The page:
So, what now is the point of Leveson?

These letters appear in the Thursday 26th issue of The Independent

Independent Voices
Wednesday 25 June 2014 19:16

The grossly expensive phone-hacking trial made one thing abundantly clear: there was no justification for setting up the disturbingly unsatisfactory Leveson inquiry.

This exercise in curbing press freedom was driven by a claim in The Guardian that the News of the World deleted Milly Dowler’s messages, raising false hopes she might be alive. The claim was shown to be groundless, and, as the conviction of Andy Coulson confirms, existing laws against phone hacking are entirely adequate to deal with rogue journalists.

After the imprisonment of three journalists in Egypt, David Cameron had fine words to say about the vital importance of a free press to democracy. Yet to save face after the unwise appointment of Coulson as his director of communications he was prepared to jeopardise 300 years of press freedom from state interference.

Dr John Cameron, St Andrews

You, as an editor, might be able to tell us what the editor of a national newspaper is paid to do.

Is it to know nothing about what your paper prints? Is it never to enquire about the source of a story?

Is it never to ask a reporter: “How on earth did you find this out?”

Is it never to wonder how something personal and private all of a sudden becomes public in print?

Is it to open the newspaper you are in charge of and be as surprised by what you read as are your readers?

Peter Forster, London N4

Long wait for a living wage

I agree with Hamish McRae (25 June) that social media campaigns and voluntary action can have a positive impact on low pay, but he overstates the success.

High-profile cases such as Starbucks’ tax avoidance are a small step forward, as is the Living Wage campaign, which has signed up over 700 forward-thinking companies to date.

But in London there are now more people earning less than a living wage than in 2008, when Boris Johnson became Mayor, promising to promote the voluntary campaign. Only 3 per cent of our big businesses have signed up. I have joined citizens’ groups, a trade union and tweeters in lobbying for John Lewis cleaners to be paid a living wage, but the company has held out for two years now.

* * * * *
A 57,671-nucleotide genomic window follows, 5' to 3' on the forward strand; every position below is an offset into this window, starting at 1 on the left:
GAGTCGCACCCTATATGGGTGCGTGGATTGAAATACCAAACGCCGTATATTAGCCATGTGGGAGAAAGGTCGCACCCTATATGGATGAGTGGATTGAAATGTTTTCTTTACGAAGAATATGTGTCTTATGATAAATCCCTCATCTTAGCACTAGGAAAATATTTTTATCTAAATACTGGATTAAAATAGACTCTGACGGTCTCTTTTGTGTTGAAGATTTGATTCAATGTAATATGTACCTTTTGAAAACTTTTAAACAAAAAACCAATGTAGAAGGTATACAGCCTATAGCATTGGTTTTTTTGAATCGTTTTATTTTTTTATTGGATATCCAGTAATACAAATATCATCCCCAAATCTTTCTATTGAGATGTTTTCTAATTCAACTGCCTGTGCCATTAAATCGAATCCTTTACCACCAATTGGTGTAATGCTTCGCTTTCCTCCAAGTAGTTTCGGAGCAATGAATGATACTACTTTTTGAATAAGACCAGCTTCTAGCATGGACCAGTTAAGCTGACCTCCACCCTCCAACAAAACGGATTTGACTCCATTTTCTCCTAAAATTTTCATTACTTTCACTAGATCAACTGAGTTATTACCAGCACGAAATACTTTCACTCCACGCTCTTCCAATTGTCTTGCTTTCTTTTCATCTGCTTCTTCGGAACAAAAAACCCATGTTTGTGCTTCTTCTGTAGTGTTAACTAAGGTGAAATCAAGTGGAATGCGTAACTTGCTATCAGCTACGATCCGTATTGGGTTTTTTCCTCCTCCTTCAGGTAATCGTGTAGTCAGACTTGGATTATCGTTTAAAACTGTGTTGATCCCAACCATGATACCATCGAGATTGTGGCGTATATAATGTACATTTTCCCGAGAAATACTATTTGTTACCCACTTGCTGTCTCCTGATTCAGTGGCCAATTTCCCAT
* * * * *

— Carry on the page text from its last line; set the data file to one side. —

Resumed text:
We need a mandatory living wage, so everybody can build a life on their income. This should be a legal baseline, leaving us to campaign for other improvements such as more equal pay and jobs that bring more meaning to workers’ lives.

Jenny Jones, Green Party Member of the London Assembly

Fighting both Assad and the Jihadis

Patrick Cockburn is an experienced observer of the Middle East, so it is disappointing that his article of 23 June oversimplifies a complex situation.

When he writes, for example, about the “revolt of the Sunni in Syria” he represents the uprising in Syria as entirely religious or sectarian in nature. This is untrue. Members of all religions joined in the protests against Assad’s government, and all religions are represented today in the Syrian Opposition Coalition. His statement that “the Syrian opposition is dominated by Isis and al-Qa’ida groups” is, again, the opposite of the truth. Our own affiliates the Free Syrian Army – defined by the UN as “Syrian moderate nationalists” – are fighting with some success on two fronts against both the Assad regime and Isis. Their successes would be greater if they had more help from the West.

On 3 June, on this letters page I warned that insufficient support for moderate nationalist rebels in Syria would result in the strengthening of religious extremists, and that the spillover from Syria would soon affect other countries in the region, and maybe Europe. Six days later, Isis took control of Mosul and now Western jihadis are paraded in propaganda videos or on social media urging their former compatriots to join them or, worse, return home with malicious intent.

The stakes couldn’t be higher. Our fight with Isis is part of a wider struggle and deserves greater support.

Monzer Akbik, Chief of Staff, Office of the President of the Syrian Opposition Coalition, Istanbul

Football in the gutter again

Uruguay’s Luis Suarez is a fantastic footballer, but why didn’t the referee red card him immediately after his latest stupidity?